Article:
Uncertainty over EPA’s final decision on renewable volume obligations, or ROV, in the Renewable Fuel Standard for 2014 has clouded the outlook for biofuels. At this writing in mid-October, the industry was still waiting to hear whether the U.S. Environmental Protection Agency would reduce the conventional renewable fuel requirement from the statutory level of 14.4 billion gallons to 13.01 billion gallons. Also at this writing, EPA’s final rule was awaiting approval from the Office of Management and Budget.
After an extended comment period and multiple debates, EPA could make changes to the proposal it issued last year about this time. The reduction may not be as steep as originally proposed.
Wally Tyner, Purdue University agricultural economist, says EPA could announce a level of 13.5 billion gallons or somewhat higher. The 13.01 billion-gallon level proposed last fall is considerably lower than the so-called blend wall, given that the Department of Energy has forecast an increase in domestic gasoline consumption, Tyner says.
Ethanol has been running an average of $1 per gallon less than gasoline over the last year, he says. “There is also potential to blend more E85 with the current infrastructure. Therefore, it would be difficult for EPA to justify just 13 billion gallons.”
While the outlook for the domestic market remains cloudy, ethanol exports have been going well and could continue to do so in 2015. Tyner attributes this in part to Brazil having reduced its export activity to keep up with domestic demand. “Moving forward, exports will depend on what happens around the world, as well as the weather in Brazil,” Tyner says.
On the home front, the ethanol industry would benefit if more E85 pumps would be installed on both the East and West coasts. Most of the country’s 12 million flex-fuel vehicles on the road today belong to people living on either coast, Tyner says.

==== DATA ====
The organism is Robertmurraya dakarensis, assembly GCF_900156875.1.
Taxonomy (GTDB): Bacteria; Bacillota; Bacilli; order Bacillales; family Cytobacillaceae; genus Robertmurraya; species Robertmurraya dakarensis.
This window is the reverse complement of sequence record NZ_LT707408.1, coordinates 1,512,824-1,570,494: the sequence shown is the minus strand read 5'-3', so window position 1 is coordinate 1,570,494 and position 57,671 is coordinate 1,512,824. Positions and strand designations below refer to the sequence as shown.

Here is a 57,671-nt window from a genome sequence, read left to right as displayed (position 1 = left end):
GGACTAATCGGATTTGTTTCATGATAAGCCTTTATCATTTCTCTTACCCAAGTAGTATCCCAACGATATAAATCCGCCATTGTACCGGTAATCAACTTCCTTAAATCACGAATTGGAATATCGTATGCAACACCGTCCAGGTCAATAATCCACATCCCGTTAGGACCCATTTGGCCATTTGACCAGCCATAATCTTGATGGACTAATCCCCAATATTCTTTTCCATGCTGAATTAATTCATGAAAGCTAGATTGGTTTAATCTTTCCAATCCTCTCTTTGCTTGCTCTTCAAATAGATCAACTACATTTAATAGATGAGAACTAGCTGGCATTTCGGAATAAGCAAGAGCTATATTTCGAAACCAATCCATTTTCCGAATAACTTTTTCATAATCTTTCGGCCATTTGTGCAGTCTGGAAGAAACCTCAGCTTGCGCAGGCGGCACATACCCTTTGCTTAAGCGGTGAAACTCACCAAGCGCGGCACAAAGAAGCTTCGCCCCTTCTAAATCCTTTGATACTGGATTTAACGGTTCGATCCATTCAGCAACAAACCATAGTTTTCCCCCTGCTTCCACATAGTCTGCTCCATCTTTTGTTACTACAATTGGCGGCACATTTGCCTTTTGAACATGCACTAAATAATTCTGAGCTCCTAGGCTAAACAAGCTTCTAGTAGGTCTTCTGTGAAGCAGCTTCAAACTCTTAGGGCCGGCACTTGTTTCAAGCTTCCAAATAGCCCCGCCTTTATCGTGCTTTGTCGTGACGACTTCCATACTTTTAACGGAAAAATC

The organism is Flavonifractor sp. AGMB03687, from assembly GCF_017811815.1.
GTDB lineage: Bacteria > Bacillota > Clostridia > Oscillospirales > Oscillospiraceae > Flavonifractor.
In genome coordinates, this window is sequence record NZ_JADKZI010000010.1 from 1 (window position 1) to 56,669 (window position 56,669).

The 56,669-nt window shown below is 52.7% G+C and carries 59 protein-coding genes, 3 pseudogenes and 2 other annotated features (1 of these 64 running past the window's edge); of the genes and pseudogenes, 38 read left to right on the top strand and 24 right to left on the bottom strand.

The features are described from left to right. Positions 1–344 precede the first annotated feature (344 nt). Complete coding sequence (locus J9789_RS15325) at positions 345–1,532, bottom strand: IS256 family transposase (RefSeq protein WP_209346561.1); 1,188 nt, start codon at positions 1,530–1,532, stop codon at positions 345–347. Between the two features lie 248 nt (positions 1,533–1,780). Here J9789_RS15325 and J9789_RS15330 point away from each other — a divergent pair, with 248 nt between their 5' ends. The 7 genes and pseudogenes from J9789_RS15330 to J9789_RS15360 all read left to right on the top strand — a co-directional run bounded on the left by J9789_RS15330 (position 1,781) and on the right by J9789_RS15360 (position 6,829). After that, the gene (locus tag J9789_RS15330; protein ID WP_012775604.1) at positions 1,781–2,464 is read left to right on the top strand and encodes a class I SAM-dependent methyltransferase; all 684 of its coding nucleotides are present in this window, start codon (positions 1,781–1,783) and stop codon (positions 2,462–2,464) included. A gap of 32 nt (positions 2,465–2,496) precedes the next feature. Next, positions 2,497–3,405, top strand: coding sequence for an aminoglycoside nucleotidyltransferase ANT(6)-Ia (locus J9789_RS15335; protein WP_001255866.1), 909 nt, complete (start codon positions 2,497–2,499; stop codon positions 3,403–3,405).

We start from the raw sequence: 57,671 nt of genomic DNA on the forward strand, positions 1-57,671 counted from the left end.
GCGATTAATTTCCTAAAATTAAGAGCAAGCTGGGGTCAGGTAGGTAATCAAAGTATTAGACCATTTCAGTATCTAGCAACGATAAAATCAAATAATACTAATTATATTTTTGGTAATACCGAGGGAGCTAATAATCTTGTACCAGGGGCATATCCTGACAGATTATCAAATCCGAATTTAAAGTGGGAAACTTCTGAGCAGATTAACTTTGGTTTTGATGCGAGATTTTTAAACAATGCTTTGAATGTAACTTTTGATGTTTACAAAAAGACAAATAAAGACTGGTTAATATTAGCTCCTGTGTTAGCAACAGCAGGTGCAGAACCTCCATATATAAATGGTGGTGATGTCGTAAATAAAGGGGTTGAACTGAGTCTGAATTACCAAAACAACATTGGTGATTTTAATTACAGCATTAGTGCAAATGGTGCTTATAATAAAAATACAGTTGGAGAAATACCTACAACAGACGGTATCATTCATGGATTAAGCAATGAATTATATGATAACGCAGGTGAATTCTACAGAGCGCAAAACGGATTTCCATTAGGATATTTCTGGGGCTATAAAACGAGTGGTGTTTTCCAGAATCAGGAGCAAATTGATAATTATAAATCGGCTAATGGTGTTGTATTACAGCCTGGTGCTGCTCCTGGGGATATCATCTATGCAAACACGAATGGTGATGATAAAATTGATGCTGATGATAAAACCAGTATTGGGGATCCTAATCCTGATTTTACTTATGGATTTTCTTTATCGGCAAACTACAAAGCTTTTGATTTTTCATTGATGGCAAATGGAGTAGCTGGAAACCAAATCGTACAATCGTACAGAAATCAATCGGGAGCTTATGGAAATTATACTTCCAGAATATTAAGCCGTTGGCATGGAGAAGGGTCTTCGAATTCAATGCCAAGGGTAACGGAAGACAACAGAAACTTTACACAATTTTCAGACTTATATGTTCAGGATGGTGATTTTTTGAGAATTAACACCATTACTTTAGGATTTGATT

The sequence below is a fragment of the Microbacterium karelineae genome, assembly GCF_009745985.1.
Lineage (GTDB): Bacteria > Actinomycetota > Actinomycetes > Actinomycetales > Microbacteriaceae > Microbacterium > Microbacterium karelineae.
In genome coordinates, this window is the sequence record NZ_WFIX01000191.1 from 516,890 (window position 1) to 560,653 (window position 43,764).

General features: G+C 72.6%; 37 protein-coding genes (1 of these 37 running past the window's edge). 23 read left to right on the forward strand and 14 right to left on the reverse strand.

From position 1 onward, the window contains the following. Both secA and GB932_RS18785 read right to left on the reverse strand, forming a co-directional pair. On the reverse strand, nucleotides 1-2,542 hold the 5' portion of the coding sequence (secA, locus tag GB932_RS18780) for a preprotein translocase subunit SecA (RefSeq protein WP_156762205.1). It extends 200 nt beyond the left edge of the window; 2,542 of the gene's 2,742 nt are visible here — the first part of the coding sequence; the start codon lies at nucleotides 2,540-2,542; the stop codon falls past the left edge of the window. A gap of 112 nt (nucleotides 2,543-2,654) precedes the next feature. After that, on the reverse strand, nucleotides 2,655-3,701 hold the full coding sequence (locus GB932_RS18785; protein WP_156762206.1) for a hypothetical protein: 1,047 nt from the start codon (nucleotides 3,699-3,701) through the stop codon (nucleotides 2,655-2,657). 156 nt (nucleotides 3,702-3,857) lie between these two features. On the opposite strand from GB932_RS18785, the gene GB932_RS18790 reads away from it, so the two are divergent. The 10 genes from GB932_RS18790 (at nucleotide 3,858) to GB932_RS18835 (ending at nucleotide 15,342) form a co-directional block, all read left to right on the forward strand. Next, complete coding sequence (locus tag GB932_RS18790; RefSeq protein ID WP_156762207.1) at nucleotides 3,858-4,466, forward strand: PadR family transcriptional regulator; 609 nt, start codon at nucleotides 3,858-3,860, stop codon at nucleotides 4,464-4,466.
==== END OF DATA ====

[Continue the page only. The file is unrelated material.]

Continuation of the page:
Longer term, Tyner says the outlook for drop-in aviation biofuels (not conventional ethanol) could be significant. This summer, the U.S. Department of Defense released its annual procurement plans for bulk fuels. The procurement requested military-specification diesel fuel and jet fuel to be blended with biofuels. The U.S. Energy Information Administration reported that the Navy’s interest in biofuels is part of its goal to generate 50% of its energy from alternative sources by 2020.
It also should be pointed out that Tyner has been working on a task force to develop estimates for the global potential of aviation biofuels out to the year 2050. “While not cost-competitive with fossil fuel yet, the technology for producing drop-in biofuels is progressing,” Tyner says. “This is important because corn stover and other ag residues could be viable feedstocks for aviation biofuels and provide additional markets for farmers.”
Tyner added that United Airlines recently bought aviation fuel containing 3 million gallons of biofuels, and that Alaska Airlines is also testing it.
The loss of the biodiesel tax incentive at the beginning of the year combined with EPA’s proposal concerning the RFS has “created tremendous uncertainty resulting in a weak domestic market,” says Ben Evans, director of public affairs and federal communications, National Biodiesel Board. Many biodiesel producers have reduced production or have idled plants as a result.
“This could be reversed quickly if Congress restores the tax incentive, and the administration finalizes this year’s RFS rules with meaningful growth for biodiesel,” Evans says.
After a difficult five-year implementation period, the RFS has been working as intended, Evans says. “It had finally hit its stride, with steady production gains over the last few years and a record of nearly 1.8 billion gallons of biodiesel last year. That has come to a halt, however, after the inexplicable proposal from EPA to cut biodiesel production under the RFS this year, even though it is the first advanced biofuel under the program to reach commercial-scale production nationwide.”
Evans adds, “It is difficult to make projections about 2015 until we know where things stand with the RFS. With stable policy, we do know the industry will continue to grow.”
He pointed out that successful implementation of the RFS has spurred development in biofuels infrastructure at every level, from production to retail.
The U.S. market for biodiesel in 2013 was nearly 1.8 billion gallons with room to grow, Evans says. “That volume amounted to about 5% of on-road diesel use. With off-road markets like agriculture, construction, mining, railroads and others expanding their use of biodiesel blends, the domestic market remains the primary destination for U.S. biodiesel.”
Biodiesel blends have made huge strides in the retail over-the-road truck market, Evans notes. “Love’s Truckstops, one of the country’s largest truck stop companies, began offering B20 in virtually all of its retail locations nationwide. This occurred with no changes to their infrastructure — including storage, blending and distribution equipment.”
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